Earlier today Brazil's President Dilma Rousseff sanctioned Marco Civil, also called the Internet bill of rights, during the global Internet governance event, NetMundial, in Brazil.

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Ruck.us Reboots As a Candidate Digital Toolkit That's a Bit Too Like Democracy.com

Ruck.us launched with big ambitions and star appeal, hoping to crack the code on how to get millions of people to pool their political passions through their platform. When that ambition stalled, its founder Nathan Daschle--son of the former Senator--decided to pivot to offering political candidates an easy-to-use free web platform for organizing and fundraising. Now the new Ruck.us is out from stealth mode, entering a field already being served by competitors like NationBuilder, Salsa Labs and Democracy.com. And strangely enough, Ruck.us seems to want its early users to ask Democracy.com for help. GO

Armenian Legislators: You Can Be As Anonymous on the 'Net As You Like—Until You Can't

A proposed bill in Armenia would make it illegal for media outlets to include defamatory remarks by anonymous or fake sources, and require sites to remove libelous comments within 12 hours unless they identify the author.

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The Good Wife Looks for the Next Snowden and Outwits the NSA

Even as the real Edward Snowden faces questions over his motives in Russia, another side of his legacy played out for the over nine million viewers of last night's The Good Wife, which concluded its season long storyline exploring NSA surveillance. In the episode titled All Tapped Out, one young NSA worker's legal concerns lead him to becoming a whistle-blower, setting off a chain of events that allows the main character, lawyer Alicia Florrick (Julianna Margulies), and her husband, Illinois Governor Peter Florrick (Chris Noth), to turn the tables on the NSA using its own methods. GO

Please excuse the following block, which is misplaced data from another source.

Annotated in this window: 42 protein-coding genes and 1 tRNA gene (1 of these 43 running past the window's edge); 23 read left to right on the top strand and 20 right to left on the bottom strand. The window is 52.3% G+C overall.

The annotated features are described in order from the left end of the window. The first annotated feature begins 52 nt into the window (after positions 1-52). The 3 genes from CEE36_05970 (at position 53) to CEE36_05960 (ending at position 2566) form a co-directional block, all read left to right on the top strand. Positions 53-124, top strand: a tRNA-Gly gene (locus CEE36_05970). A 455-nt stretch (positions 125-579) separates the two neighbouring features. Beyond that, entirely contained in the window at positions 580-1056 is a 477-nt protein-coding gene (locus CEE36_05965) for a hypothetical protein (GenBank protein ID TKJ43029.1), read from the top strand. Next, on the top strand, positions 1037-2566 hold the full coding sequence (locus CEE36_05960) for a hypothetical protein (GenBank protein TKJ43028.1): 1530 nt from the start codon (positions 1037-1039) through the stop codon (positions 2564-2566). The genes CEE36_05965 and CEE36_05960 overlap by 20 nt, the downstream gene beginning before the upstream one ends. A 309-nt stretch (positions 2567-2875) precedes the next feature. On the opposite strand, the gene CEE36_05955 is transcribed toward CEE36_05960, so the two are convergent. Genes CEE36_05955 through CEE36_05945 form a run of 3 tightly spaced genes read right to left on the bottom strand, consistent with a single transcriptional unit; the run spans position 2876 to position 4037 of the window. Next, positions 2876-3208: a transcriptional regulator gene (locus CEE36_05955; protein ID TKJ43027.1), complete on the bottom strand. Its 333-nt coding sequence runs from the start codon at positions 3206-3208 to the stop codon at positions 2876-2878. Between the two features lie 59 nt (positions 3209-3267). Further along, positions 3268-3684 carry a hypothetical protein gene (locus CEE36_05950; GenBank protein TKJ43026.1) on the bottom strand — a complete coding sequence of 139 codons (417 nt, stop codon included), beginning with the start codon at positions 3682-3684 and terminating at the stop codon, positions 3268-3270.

The Expanding Reach of China's Crowdsourced Environmental Monitoring Site, Danger Maps

Last week billionaire businessman Jack Ma, founder of the e-commerce company Alibaba, appealed to his “500 million-strong army” of consumers to help monitor water quality in China. Inexpensive testing kits sold through his company can be used to measure pH, phosphates, ammonia, and heavy metal levels, and then the data can be uploaded via smartphone to the environmental monitoring site Danger Maps. Although the initiative will push the Chinese authorities' tolerance for civic engagement and activism, Ethan Zuckerman has high hopes for “monitorial citizenship” in China.

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The 13 Worst Bits of Russia's Current and Maybe Future Internet Legislation

It appears that Russia is on the brink of passing still more repressive Internet regulations. A new telecommunications bill that would require popular blogs—those with 3,000 or more visits a day—to join a government registry and conform to government-mandated standards is expected to pass this week. What follows is a list of the worst bits of both proposed and existing Russian Internet law. Let us know in the comments or on Twitter if we missed anything.